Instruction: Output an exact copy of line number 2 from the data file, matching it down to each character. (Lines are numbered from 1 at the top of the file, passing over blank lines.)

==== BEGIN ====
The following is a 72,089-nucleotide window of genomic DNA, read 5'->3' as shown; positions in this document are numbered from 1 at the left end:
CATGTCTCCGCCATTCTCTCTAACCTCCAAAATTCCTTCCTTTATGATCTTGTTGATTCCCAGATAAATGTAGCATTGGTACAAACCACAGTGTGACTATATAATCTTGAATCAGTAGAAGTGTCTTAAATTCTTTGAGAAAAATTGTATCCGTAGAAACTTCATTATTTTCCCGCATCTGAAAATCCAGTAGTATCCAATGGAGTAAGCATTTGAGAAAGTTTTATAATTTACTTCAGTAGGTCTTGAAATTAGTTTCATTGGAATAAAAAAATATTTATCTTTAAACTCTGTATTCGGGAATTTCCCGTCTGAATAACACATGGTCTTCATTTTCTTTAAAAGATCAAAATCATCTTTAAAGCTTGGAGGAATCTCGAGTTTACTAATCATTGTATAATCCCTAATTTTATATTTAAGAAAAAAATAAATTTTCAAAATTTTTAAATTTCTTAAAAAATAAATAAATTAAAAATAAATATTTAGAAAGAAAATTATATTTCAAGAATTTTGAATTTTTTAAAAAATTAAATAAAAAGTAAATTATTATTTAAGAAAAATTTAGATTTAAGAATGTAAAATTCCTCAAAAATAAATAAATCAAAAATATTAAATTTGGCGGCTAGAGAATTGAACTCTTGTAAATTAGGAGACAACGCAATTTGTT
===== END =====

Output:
CATGTCTCCGCCATTCTCTCTAACCTCCAAAATTCCTTCCTTTATGATCTTGTTGATTCCCAGATAAATGTAGCATTGGTACAAACCACAGTGTGACTATATAATCTTGAATCAGTAGAAGTGTCTTAAATTCTTTGAGAAAAATTGTATCCGTAGAAACTTCATTATTTTCCCGCATCTGAAAATCCAGTAGTATCCAATGGAGTAAGCATTTGAGAAAGTTTTATAATTTACTTCAGTAGGTCTTGAAATTAGTTTCATTGGAATAAAAAAATATTTATCTTTAAACTCTGTATTCGGGAATTTCCCGTCTGAATAACACATGGTCTTCATTTTCTTTAAAAGATCAAAATCATCTTTAAAGCTTGGAGGAATCTCGAGTTTACTAATCATTGTATAATCCCTAATTTTATATTTAAGAAAAAAATAAATTTTCAAAATTTTTAAATTTCTTAAAAAATAAATAAATTAAAAATAAATATTTAGAAAGAAAATTATATTTCAAGAATTTTGAATTTTTTAAAAAATTAAATAAAAAGTAAATTATTATTTAAGAAAAATTTAGATTTAAGAATGTAAAATTCCTCAAAAATAAATAAATCAAAAATATTAAATTTGGCGGCTAGAGAATTGAACTCTTGTAAATTAGGAGACAACGCAATTTGTT